A letter from Karla Koll serving in Costa Rica
Write to Karla Ann Koll
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Dear companions in mission,
Every morning the yiguirros start singing about 3:30 am. The yiguirro, also known as the clay-colored thrush, is the national bird of Costa Rica. The birds, of course, are busy trying to find mates, but the Costa Ricans say the yiguirros are calling the rains. We are at the height of the dry season here. Two years of low rainfall has taken a toll. At the end of March I had the chance to travel east from San Jose, where I saw fields of coffee trees that have dried up for lack of rain. The singing of the yiguirros fills people with hope, not only that the yiguirros as a species will continue, but also that the rains this year will be abundant. (If you would like to hear what I hear every morning, I invite you to type “yiguirro Costa Rica” into youtube.com.)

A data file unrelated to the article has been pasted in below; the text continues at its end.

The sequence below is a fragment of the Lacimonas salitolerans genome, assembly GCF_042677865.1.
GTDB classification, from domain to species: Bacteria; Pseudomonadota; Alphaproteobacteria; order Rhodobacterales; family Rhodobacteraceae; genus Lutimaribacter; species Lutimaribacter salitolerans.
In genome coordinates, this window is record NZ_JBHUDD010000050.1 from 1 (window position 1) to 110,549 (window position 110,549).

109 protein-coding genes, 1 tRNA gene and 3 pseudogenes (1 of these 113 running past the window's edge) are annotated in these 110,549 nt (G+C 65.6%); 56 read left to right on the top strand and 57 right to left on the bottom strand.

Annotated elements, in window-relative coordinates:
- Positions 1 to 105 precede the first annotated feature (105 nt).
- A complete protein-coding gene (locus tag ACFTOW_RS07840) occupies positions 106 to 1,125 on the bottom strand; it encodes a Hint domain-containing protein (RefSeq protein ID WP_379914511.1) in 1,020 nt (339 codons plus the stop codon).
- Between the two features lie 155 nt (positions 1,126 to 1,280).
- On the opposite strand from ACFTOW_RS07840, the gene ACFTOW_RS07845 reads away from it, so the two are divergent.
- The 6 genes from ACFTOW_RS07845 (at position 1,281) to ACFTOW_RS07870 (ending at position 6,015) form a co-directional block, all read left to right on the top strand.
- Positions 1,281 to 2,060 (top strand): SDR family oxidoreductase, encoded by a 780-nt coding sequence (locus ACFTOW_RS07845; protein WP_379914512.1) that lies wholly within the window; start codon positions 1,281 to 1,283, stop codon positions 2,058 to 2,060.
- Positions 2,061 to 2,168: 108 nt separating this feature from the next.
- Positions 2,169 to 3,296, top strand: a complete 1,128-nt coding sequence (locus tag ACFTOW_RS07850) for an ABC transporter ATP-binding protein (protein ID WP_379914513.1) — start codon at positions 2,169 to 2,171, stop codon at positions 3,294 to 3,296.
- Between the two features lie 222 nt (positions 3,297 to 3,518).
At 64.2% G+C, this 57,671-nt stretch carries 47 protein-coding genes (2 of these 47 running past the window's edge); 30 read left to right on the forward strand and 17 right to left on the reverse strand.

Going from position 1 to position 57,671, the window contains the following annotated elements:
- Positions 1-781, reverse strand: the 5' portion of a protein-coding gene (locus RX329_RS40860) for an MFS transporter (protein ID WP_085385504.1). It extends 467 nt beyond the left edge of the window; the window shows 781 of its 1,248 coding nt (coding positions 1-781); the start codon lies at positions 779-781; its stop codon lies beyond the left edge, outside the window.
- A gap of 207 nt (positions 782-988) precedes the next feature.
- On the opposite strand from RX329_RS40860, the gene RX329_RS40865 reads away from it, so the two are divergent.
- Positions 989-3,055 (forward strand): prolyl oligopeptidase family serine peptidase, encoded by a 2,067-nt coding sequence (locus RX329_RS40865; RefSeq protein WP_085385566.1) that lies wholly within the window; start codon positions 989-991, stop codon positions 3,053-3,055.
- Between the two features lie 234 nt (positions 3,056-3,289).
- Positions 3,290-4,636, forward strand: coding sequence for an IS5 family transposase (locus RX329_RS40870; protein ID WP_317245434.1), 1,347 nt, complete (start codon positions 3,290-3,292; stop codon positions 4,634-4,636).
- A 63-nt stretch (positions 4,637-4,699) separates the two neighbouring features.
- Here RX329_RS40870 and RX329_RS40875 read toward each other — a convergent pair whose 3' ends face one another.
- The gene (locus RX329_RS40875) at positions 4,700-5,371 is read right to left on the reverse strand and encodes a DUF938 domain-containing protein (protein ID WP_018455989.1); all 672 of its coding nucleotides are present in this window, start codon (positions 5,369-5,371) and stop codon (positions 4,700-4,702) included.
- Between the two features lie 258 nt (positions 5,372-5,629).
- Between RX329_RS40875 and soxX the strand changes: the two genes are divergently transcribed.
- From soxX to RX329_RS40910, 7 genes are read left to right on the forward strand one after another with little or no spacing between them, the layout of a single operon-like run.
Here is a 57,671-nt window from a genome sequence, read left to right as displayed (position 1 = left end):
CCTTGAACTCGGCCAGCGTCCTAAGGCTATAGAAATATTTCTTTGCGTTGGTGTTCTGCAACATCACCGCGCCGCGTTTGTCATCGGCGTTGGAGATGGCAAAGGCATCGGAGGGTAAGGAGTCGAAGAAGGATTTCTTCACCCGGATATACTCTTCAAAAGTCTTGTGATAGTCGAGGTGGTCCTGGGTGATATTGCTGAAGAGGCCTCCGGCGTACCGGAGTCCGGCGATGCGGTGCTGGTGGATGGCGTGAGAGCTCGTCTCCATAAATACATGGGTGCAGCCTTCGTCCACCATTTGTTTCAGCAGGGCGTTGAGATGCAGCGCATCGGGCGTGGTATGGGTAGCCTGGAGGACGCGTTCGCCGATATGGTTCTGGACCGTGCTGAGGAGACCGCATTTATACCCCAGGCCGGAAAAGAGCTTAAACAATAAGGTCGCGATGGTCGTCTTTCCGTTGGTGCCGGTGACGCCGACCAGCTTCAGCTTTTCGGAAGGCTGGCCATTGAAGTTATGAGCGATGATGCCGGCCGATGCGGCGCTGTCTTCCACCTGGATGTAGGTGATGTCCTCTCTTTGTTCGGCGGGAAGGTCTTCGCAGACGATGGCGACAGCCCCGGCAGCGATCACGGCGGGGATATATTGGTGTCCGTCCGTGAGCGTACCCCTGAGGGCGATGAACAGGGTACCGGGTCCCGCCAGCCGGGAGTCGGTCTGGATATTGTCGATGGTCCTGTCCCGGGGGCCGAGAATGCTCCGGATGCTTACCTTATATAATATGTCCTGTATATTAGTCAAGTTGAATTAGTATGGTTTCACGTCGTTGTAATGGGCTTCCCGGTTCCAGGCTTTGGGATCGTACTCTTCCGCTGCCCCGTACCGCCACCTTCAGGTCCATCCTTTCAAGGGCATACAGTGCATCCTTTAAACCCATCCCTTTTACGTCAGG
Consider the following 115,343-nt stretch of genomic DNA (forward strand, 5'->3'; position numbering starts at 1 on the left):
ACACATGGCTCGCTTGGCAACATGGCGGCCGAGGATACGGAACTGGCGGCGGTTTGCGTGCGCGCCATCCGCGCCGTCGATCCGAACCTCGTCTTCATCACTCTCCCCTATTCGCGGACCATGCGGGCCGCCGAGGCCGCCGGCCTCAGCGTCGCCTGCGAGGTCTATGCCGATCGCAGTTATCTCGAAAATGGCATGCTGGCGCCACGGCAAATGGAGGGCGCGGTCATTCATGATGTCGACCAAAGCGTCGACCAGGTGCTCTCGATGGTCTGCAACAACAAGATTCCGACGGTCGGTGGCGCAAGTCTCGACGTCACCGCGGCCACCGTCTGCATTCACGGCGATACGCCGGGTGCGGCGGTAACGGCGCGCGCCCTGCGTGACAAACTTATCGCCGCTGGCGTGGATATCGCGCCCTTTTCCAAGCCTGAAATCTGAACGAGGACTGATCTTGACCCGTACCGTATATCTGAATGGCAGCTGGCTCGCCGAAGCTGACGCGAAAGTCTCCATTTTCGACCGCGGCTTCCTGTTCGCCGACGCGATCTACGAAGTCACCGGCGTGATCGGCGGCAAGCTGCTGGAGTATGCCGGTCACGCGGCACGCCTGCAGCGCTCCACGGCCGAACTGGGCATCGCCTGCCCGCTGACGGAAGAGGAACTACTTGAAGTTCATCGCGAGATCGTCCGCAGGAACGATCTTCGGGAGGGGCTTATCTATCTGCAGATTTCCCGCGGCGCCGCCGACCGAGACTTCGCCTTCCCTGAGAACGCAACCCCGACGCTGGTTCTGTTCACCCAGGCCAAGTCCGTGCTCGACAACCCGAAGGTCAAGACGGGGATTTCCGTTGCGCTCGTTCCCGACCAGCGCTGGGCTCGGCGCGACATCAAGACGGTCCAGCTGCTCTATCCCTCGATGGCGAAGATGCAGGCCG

Ever since I came to Central America more than three decades ago I have been struck by how we celebrate Easter here before the rains come, before there are any signs of renewed life. On Maundy Thursday this year Javier and I attended a service at the Lutheran church in memory of various martyrs: Jesus of Nazareth 2,000 years ago, Oscar Romero of El Salvador 36 years ago, and Berta Caceres of Honduras in March of 2016. During all the years I have worked in Central America, people who defend human rights have often paid for their courage with their lives. Yet Easter comes, and with it the promise that death does not have the last word. The struggle for life continues.